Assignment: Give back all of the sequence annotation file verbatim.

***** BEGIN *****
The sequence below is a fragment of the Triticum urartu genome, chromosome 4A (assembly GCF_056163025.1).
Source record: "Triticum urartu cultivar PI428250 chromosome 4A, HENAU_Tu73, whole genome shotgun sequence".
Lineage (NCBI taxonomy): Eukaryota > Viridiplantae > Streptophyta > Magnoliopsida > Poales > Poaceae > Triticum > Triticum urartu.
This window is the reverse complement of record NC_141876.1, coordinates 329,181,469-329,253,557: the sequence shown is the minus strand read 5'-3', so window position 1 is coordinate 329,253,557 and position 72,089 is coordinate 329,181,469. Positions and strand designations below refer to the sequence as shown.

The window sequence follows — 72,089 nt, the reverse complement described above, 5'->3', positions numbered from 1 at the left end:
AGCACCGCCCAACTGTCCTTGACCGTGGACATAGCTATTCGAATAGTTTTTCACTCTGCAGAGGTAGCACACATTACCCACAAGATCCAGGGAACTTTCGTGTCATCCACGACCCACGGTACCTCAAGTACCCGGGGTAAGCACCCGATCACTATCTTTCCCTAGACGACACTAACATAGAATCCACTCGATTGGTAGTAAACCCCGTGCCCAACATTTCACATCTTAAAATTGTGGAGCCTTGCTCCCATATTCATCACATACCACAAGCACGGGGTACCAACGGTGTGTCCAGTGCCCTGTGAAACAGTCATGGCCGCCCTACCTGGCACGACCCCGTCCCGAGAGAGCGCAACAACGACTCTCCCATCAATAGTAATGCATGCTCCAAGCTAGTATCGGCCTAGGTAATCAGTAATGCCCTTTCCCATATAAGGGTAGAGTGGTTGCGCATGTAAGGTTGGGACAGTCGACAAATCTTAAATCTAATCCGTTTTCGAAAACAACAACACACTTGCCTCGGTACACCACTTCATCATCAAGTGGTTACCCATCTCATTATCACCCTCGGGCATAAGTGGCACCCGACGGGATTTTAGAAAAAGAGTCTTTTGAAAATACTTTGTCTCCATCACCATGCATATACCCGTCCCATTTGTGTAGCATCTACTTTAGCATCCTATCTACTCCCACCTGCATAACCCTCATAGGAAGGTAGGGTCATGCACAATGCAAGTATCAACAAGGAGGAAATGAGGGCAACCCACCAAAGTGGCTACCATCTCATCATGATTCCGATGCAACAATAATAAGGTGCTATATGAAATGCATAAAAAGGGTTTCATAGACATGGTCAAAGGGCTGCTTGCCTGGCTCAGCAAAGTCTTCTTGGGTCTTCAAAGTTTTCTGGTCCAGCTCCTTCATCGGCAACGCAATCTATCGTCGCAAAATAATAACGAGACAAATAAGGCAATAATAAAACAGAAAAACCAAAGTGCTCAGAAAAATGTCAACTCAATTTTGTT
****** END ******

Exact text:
The sequence below is a fragment of the Triticum urartu genome, chromosome 4A (assembly GCF_056163025.1).
Source record: "Triticum urartu cultivar PI428250 chromosome 4A, HENAU_Tu73, whole genome shotgun sequence".
Lineage (NCBI taxonomy): Eukaryota > Viridiplantae > Streptophyta > Magnoliopsida > Poales > Poaceae > Triticum > Triticum urartu.
This window is the reverse complement of record NC_141876.1, coordinates 329,181,469-329,253,557: the sequence shown is the minus strand read 5'-3', so window position 1 is coordinate 329,253,557 and position 72,089 is coordinate 329,181,469. Positions and strand designations below refer to the sequence as shown.

The window sequence follows — 72,089 nt, the reverse complement described above, 5'->3', positions numbered from 1 at the left end:
AGCACCGCCCAACTGTCCTTGACCGTGGACATAGCTATTCGAATAGTTTTTCACTCTGCAGAGGTAGCACACATTACCCACAAGATCCAGGGAACTTTCGTGTCATCCACGACCCACGGTACCTCAAGTACCCGGGGTAAGCACCCGATCACTATCTTTCCCTAGACGACACTAACATAGAATCCACTCGATTGGTAGTAAACCCCGTGCCCAACATTTCACATCTTAAAATTGTGGAGCCTTGCTCCCATATTCATCACATACCACAAGCACGGGGTACCAACGGTGTGTCCAGTGCCCTGTGAAACAGTCATGGCCGCCCTACCTGGCACGACCCCGTCCCGAGAGAGCGCAACAACGACTCTCCCATCAATAGTAATGCATGCTCCAAGCTAGTATCGGCCTAGGTAATCAGTAATGCCCTTTCCCATATAAGGGTAGAGTGGTTGCGCATGTAAGGTTGGGACAGTCGACAAATCTTAAATCTAATCCGTTTTCGAAAACAACAACACACTTGCCTCGGTACACCACTTCATCATCAAGTGGTTACCCATCTCATTATCACCCTCGGGCATAAGTGGCACCCGACGGGATTTTAGAAAAAGAGTCTTTTGAAAATACTTTGTCTCCATCACCATGCATATACCCGTCCCATTTGTGTAGCATCTACTTTAGCATCCTATCTACTCCCACCTGCATAACCCTCATAGGAAGGTAGGGTCATGCACAATGCAAGTATCAACAAGGAGGAAATGAGGGCAACCCACCAAAGTGGCTACCATCTCATCATGATTCCGATGCAACAATAATAAGGTGCTATATGAAATGCATAAAAAGGGTTTCATAGACATGGTCAAAGGGCTGCTTGCCTGGCTCAGCAAAGTCTTCTTGGGTCTTCAAAGTTTTCTGGTCCAGCTCCTTCATCGGCAACGCAATCTATCGTCGCAAAATAATAACGAGACAAATAAGGCAATAATAAAACAGAAAAACCAAAGTGCTCAGAAAAATGTCAACTCAATTTTGTT